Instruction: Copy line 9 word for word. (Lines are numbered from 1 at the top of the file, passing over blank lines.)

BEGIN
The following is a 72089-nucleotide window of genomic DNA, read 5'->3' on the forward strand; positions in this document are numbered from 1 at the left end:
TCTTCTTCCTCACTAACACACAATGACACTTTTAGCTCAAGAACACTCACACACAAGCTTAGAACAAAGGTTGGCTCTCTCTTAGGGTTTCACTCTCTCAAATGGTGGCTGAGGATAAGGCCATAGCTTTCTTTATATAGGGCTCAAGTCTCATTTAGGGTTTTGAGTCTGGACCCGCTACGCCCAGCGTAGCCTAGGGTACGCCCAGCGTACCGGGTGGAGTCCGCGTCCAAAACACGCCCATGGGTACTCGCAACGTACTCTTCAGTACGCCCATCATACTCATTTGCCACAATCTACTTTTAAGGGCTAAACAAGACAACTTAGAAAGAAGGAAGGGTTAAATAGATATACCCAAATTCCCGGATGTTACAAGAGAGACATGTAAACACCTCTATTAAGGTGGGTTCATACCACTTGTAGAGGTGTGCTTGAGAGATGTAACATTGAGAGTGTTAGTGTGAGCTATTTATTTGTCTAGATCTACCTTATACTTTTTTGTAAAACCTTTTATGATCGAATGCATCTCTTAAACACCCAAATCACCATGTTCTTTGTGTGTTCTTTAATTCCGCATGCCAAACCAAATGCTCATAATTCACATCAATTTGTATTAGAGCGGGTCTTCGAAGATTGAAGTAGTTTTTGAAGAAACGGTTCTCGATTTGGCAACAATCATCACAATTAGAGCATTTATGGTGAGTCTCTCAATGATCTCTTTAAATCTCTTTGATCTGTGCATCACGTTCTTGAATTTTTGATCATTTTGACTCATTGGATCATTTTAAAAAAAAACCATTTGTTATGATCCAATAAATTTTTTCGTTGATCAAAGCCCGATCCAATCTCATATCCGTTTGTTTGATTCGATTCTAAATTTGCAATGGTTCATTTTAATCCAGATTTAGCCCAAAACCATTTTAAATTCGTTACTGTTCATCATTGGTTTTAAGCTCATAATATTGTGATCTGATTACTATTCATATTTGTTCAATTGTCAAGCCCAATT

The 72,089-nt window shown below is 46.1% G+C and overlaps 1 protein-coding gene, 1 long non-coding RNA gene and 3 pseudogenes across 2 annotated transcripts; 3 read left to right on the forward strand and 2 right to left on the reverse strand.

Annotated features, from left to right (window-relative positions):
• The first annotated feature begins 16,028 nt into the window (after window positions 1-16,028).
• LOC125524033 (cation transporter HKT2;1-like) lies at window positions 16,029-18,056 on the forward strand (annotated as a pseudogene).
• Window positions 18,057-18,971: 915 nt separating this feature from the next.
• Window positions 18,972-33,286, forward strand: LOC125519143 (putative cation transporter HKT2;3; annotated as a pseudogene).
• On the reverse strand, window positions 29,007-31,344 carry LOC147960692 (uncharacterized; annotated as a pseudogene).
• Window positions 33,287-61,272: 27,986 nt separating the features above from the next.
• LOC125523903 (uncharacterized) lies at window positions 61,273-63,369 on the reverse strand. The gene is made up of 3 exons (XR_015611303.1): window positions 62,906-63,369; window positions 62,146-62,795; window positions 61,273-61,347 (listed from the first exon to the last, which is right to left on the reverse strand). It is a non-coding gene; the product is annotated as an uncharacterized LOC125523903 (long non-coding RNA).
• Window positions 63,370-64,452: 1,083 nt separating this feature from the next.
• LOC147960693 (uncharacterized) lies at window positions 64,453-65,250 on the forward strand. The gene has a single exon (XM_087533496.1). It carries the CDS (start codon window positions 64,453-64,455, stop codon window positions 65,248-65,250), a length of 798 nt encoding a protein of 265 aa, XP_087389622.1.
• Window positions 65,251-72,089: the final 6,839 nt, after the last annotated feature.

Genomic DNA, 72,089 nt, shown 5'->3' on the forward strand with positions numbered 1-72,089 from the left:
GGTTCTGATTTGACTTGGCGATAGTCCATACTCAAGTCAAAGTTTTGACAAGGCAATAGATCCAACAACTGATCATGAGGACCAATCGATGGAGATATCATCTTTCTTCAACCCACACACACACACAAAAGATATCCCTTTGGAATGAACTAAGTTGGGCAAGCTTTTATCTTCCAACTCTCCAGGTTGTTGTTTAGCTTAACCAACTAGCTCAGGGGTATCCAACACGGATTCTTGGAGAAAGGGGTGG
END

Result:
• On the reverse strand, window positions 29,007-31,344 carry LOC147960692 (uncharacterized; annotated as a pseudogene).